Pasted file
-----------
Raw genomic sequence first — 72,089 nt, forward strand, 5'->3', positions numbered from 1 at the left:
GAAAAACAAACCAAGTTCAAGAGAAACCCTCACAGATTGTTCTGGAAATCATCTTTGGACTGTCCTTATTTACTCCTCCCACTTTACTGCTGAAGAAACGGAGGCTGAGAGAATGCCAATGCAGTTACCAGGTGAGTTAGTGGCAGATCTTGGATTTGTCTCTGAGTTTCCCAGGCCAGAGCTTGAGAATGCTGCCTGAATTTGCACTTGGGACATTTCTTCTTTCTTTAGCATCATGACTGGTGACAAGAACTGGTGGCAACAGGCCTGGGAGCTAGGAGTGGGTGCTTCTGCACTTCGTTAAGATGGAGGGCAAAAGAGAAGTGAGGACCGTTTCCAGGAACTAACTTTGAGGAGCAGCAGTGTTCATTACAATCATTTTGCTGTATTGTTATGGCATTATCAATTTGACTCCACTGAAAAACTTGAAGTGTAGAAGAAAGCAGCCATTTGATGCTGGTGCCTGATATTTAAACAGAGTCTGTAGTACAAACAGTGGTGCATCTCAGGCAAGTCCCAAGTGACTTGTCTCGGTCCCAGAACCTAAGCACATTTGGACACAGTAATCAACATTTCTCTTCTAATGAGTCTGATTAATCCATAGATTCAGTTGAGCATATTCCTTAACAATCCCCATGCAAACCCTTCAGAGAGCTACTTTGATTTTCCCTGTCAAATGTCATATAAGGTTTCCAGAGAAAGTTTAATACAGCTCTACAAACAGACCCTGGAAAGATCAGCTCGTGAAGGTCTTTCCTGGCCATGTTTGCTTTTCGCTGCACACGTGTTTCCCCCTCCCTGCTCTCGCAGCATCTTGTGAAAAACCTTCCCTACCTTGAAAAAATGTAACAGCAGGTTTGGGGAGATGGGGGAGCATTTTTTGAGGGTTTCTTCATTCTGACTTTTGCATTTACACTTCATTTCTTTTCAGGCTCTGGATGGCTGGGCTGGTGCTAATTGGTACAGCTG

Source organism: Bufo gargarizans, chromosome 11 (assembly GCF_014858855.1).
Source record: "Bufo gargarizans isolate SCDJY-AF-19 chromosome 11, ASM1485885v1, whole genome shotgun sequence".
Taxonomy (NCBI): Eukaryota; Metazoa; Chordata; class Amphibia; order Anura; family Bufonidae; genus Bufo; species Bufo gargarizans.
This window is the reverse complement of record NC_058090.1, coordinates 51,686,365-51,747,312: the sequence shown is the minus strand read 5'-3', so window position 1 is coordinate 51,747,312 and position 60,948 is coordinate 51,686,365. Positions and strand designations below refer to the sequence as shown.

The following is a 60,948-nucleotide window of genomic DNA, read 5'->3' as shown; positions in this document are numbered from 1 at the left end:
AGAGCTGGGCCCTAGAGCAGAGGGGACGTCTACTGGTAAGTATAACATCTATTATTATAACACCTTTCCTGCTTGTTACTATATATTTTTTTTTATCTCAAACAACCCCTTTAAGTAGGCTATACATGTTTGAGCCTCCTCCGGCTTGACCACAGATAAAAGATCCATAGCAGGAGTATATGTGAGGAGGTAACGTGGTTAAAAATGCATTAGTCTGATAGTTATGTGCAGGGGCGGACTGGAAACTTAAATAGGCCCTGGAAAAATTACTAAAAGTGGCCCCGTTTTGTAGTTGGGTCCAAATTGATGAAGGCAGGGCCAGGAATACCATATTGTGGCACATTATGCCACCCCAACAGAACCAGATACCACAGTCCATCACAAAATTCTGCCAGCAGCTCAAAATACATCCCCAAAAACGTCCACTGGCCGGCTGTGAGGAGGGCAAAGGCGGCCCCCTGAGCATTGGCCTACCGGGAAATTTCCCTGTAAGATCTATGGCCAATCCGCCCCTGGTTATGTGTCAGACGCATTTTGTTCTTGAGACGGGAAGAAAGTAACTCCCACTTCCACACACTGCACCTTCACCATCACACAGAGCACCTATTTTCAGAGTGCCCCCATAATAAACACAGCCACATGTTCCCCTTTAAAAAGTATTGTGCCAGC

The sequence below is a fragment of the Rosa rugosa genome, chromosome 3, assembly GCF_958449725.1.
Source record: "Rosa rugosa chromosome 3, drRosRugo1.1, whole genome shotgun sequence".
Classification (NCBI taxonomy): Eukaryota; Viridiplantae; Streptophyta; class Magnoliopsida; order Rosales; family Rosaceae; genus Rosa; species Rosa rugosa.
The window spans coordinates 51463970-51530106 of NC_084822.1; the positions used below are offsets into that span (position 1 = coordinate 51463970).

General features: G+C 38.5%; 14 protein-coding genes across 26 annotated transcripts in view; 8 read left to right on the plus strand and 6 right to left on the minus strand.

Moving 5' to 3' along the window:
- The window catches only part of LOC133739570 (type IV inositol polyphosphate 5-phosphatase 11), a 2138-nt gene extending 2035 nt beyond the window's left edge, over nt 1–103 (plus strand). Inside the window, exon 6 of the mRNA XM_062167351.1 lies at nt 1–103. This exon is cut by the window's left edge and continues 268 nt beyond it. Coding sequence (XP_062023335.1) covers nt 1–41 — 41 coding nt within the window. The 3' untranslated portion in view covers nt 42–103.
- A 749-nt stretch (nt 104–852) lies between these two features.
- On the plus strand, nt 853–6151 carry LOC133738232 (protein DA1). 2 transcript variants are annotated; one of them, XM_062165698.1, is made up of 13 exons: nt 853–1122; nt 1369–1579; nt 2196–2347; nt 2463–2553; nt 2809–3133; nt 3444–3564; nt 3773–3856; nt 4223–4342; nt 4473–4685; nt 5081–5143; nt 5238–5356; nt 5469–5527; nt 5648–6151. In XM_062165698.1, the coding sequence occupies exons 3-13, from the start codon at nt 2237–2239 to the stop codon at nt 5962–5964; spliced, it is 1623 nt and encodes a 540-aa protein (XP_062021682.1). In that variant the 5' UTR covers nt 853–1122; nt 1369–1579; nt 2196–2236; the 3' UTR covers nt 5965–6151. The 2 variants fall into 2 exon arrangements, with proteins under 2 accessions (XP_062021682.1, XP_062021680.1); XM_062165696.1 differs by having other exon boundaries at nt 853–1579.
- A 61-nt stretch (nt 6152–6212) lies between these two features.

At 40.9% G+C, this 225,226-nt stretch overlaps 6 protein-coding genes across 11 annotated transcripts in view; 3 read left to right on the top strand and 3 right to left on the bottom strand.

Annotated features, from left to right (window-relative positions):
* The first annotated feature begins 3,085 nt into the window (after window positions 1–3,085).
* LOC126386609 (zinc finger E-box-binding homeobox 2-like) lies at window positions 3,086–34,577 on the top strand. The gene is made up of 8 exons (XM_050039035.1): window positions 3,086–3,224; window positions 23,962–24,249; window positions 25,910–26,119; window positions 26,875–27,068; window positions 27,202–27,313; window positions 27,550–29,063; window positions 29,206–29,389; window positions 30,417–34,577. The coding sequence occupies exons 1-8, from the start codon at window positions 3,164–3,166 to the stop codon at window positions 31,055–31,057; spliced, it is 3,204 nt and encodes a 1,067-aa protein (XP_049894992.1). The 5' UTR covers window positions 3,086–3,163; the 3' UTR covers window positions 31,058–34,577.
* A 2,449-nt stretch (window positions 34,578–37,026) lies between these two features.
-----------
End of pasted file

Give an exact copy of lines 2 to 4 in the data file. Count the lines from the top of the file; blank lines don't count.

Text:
GAAAAACAAACCAAGTTCAAGAGAAACCCTCACAGATTGTTCTGGAAATCATCTTTGGACTGTCCTTATTTACTCCTCCCACTTTACTGCTGAAGAAACGGAGGCTGAGAGAATGCCAATGCAGTTACCAGGTGAGTTAGTGGCAGATCTTGGATTTGTCTCTGAGTTTCCCAGGCCAGAGCTTGAGAATGCTGCCTGAATTTGCACTTGGGACATTTCTTCTTTCTTTAGCATCATGACTGGTGACAAGAACTGGTGGCAACAGGCCTGGGAGCTAGGAGTGGGTGCTTCTGCACTTCGTTAAGATGGAGGGCAAAAGAGAAGTGAGGACCGTTTCCAGGAACTAACTTTGAGGAGCAGCAGTGTTCATTACAATCATTTTGCTGTATTGTTATGGCATTATCAATTTGACTCCACTGAAAAACTTGAAGTGTAGAAGAAAGCAGCCATTTGATGCTGGTGCCTGATATTTAAACAGAGTCTGTAGTACAAACAGTGGTGCATCTCAGGCAAGTCCCAAGTGACTTGTCTCGGTCCCAGAACCTAAGCACATTTGGACACAGTAATCAACATTTCTCTTCTAATGAGTCTGATTAATCCATAGATTCAGTTGAGCATATTCCTTAACAATCCCCATGCAAACCCTTCAGAGAGCTACTTTGATTTTCCCTGTCAAATGTCATATAAGGTTTCCAGAGAAAGTTTAATACAGCTCTACAAACAGACCCTGGAAAGATCAGCTCGTGAAGGTCTTTCCTGGCCATGTTTGCTTTTCGCTGCACACGTGTTTCCCCCTCCCTGCTCTCGCAGCATCTTGTGAAAAACCTTCCCTACCTTGAAAAAATGTAACAGCAGGTTTGGGGAGATGGGGGAGCATTTTTTGAGGGTTTCTTCATTCTGACTTTTGCATTTACACTTCATTTCTTTTCAGGCTCTGGATGGCTGGGCTGGTGCTAATTGGTACAGCTG

Source organism: Bufo gargarizans, chromosome 11 (assembly GCF_014858855.1).
Source record: "Bufo gargarizans isolate SCDJY-AF-19 chromosome 11, ASM1485885v1, whole genome shotgun sequence".